FYI – I was at a CYA boat owners meeting several years ago, where most of the A-class owners/skippers were in attendance and tabled that they didn’t want to race back from Mahurangi on the Sunday – there was discussion round a more casual sailing day on the Sunday, and a social gathering on Sunday night. Then race back Monday, finishing at AAR. Certain non racing members, were not impressed. Interestingly in the meeting minutes, the topic was hardly mentioned. I asked why at the next CYA committee meeting and was told “it was just chat, not a formal discussion” yeah right.

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  5. Here are some facts:
    There was centreboard and foil racing at Murray’s Bay, Manly, Narrowneck, Takapuna and Tamaki with over 250 boats taking part. Just take a guess at the number of parents on the beaches helping out.
    There were 400 paddlers in the dragon boats in the viaduct. The grand final was decided by 37/100th of a second! A big crowd watched. The adjacent watering holes did quite nicely, thank you.
    There were 38 paddlers in the waka race from Westhaven to Okahu Bay.
    35 keelboats started in the harbour and passage races v. 34 in the Squadron’s Round the Island Race at Kawau last weekend. But the lack of wind was not in the script.
    The harbour keelboat racing started at 12:00 so the Regatta is not responsible for a lack of yachts at 11:00. The classics requested a course outside the harbour because of the washing machine effect from certain oversized plastic fizz boats and got it. Great viewing from Takapuna Beach.
    Keelboats always started from Orakei and finished there until a few years ago and never raced in the inner harbour.
    The Regatta Committee is well aware of changing times and the timing of other events, by bringing in new events like the waka, dragon boat, tug boat and classic launch races, and radio controlled yachts.
    If it relied on keelboats alone, yes, it would be a different story. Results on https://regatta.org.nz

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  6. Interesting day, Anniversary regatta. No two ways about it, Bay week has taken the yachts. But yachts love Bay week and it is their right to go where the racing is good, especially that they are prepared to sail that far north and back again. Perhaps it is a pity with timing, but there ae very few windows of opportunity and availability for regattas so I imagine the dates are a very well thought out process.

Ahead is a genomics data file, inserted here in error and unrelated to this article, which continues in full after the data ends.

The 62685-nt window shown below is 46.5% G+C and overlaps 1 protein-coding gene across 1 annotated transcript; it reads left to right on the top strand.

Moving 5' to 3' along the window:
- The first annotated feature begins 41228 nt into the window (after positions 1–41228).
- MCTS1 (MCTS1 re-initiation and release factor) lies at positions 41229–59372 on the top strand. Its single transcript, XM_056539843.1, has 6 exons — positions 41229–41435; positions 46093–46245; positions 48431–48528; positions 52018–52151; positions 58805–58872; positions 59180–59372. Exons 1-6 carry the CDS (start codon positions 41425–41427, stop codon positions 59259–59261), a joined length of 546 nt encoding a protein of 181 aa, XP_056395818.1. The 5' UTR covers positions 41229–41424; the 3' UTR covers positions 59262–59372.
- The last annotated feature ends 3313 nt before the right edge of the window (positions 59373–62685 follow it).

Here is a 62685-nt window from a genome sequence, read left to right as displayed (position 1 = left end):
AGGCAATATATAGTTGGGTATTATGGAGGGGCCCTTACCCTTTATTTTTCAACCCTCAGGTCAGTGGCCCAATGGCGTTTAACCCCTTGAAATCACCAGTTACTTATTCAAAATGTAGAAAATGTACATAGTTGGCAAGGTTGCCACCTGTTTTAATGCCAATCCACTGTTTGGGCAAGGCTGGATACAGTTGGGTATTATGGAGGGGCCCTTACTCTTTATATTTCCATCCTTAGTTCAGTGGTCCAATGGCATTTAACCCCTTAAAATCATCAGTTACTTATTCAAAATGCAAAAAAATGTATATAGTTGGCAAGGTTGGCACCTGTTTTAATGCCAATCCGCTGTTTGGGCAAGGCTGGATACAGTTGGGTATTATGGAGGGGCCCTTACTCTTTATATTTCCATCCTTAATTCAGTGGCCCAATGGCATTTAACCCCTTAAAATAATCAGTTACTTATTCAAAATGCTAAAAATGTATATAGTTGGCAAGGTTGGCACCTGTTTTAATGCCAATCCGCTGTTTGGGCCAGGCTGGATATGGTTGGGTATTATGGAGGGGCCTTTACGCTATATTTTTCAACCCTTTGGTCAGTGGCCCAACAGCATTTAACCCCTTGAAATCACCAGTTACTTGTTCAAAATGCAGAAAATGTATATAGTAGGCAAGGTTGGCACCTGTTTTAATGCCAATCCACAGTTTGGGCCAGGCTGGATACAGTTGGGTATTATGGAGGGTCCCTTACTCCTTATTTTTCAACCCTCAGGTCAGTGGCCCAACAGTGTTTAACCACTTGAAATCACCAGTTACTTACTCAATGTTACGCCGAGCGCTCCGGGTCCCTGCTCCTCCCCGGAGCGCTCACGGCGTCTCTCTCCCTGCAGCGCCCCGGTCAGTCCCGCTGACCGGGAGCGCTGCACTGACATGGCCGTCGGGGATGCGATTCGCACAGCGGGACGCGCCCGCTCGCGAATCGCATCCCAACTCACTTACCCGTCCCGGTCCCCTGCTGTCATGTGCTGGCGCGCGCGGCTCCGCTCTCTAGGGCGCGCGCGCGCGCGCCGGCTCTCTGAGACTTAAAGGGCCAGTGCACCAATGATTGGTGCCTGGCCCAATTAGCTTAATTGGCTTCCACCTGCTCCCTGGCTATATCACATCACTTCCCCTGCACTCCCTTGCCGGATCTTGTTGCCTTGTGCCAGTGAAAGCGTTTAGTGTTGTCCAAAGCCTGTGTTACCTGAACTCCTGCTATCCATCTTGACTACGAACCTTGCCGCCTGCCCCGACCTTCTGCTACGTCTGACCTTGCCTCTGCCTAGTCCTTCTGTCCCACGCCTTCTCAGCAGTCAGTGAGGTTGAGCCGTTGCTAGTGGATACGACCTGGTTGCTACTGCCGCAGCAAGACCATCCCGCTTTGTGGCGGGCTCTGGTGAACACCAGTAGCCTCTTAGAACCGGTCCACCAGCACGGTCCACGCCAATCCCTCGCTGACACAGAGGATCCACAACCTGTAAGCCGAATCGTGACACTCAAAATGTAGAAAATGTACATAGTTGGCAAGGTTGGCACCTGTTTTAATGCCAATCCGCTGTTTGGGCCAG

Classic launch racing was great fun to watch. Pacific tied up to an unused Northcote mooring buoy to watch(not keen to race an engine with 2 hours on the clock)- a perfect spot! True to form of how yachts in the CYA treat launches- Pacific’s oldest ‘mate’ Frances sailed past within touching distance before a start and her crew stared straight through us as we gave a big friendly wave. This was experienced with various vessels through the day.

    I doubt that life has changed TOWARDS wanting extended cruises- more yachts these days are keen to turn around at a finish line and head straight back home, often forgoing after-race festivities so that they can make their dinner reservation at SPQR, I assume.

    Happy to see the AAR adapt in size and focus. Pacific will be there

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  7. The Bay of Islands Sail Week fleet have basically gone from Opua saturday morning. Some want to get back for the AAR , and life the way it is now some enjoy a 3 day cruise away from the city. Others treat AAR as a classic regatta now i have heard
    John Grant
    Russell

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  8. Hi Alan,
    You are 100% correct – the AAR has passed its use by date.
    It is time for the Classic boating fraternity and owners to make a call as to what best serves their purposes and aspirations.
    Personally, I’d like another day in Mahurangi / Kawau Bay. This year’s Big Boat race around Moturekareka was great, and another race around Kawau Bay on the Sunday (maybe a stop at KIYC for lunch?) would be perfect before sailing home on the Monday.
    Maybe such a classic weekend would allow the classic community to do something similar to Patio Bay on the Sunday evening. Getting the ‘wind burglars’ and ‘grease monkeys’ together is a great thing.
    Best regards – (A-Class Owner – Name Withheld by Alan H)

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  9. I have sailed in the regatta for about 25 years up till about 2005.
    We eventually stopped racing because the harbour was so busy it made it a difficult to race safely. However I too have watched the decline of entries as Alan has mentioned due to the Mahurangi Regatta, family cruising and Bay of Islands week etc. On anniversary Monday I sailed down the harbour at about 11.am and barely saw another yacht, Despite the very considerable efforts of the Regatta committee I agree there needs to be a rethink, Classic yachts made their presence felt for sure this year and without them the harbour would have been naked, I do not have an answer but certainly the Regatta is dying in its present form,
    Simon smith T36 Hotspur